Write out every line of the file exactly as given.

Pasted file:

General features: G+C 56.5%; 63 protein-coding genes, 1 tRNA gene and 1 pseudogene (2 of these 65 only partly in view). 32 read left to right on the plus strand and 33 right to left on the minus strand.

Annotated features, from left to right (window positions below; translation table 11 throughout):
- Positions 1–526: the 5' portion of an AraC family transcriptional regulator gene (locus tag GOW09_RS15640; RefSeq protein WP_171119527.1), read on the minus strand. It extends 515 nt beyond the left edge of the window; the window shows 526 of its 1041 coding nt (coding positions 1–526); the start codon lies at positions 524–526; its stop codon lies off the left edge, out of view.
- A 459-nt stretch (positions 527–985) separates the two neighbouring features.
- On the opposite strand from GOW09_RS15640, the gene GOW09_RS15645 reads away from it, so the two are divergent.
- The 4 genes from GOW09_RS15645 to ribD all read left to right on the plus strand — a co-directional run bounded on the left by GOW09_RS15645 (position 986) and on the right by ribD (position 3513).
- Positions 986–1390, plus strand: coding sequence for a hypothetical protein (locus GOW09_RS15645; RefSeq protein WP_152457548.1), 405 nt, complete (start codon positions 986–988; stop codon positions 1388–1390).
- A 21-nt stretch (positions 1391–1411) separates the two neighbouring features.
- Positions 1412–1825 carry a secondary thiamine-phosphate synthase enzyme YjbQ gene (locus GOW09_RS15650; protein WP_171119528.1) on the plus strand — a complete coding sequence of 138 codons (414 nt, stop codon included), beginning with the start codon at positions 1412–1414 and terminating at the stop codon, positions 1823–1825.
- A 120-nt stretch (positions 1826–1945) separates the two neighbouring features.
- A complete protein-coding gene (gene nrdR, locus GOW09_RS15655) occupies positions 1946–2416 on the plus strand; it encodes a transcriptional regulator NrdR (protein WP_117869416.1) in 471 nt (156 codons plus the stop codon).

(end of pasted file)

General features: G+C 56.5%; 63 protein-coding genes, 1 tRNA gene and 1 pseudogene (2 of these 65 only partly in view). 32 read left to right on the plus strand and 33 right to left on the minus strand.

Annotated features, from left to right (window positions below; translation table 11 throughout):
- Positions 1–526: the 5' portion of an AraC family transcriptional regulator gene (locus tag GOW09_RS15640; RefSeq protein WP_171119527.1), read on the minus strand. It extends 515 nt beyond the left edge of the window; the window shows 526 of its 1041 coding nt (coding positions 1–526); the start codon lies at positions 524–526; its stop codon lies off the left edge, out of view.
- A 459-nt stretch (positions 527–985) separates the two neighbouring features.
- On the opposite strand from GOW09_RS15640, the gene GOW09_RS15645 reads away from it, so the two are divergent.
- The 4 genes from GOW09_RS15645 to ribD all read left to right on the plus strand — a co-directional run bounded on the left by GOW09_RS15645 (position 986) and on the right by ribD (position 3513).
- Positions 986–1390, plus strand: coding sequence for a hypothetical protein (locus GOW09_RS15645; RefSeq protein WP_152457548.1), 405 nt, complete (start codon positions 986–988; stop codon positions 1388–1390).
- A 21-nt stretch (positions 1391–1411) separates the two neighbouring features.
- Positions 1412–1825 carry a secondary thiamine-phosphate synthase enzyme YjbQ gene (locus GOW09_RS15650; protein WP_171119528.1) on the plus strand — a complete coding sequence of 138 codons (414 nt, stop codon included), beginning with the start codon at positions 1412–1414 and terminating at the stop codon, positions 1823–1825.
- A 120-nt stretch (positions 1826–1945) separates the two neighbouring features.
- A complete protein-coding gene (gene nrdR, locus GOW09_RS15655) occupies positions 1946–2416 on the plus strand; it encodes a transcriptional regulator NrdR (protein WP_117869416.1) in 471 nt (156 codons plus the stop codon).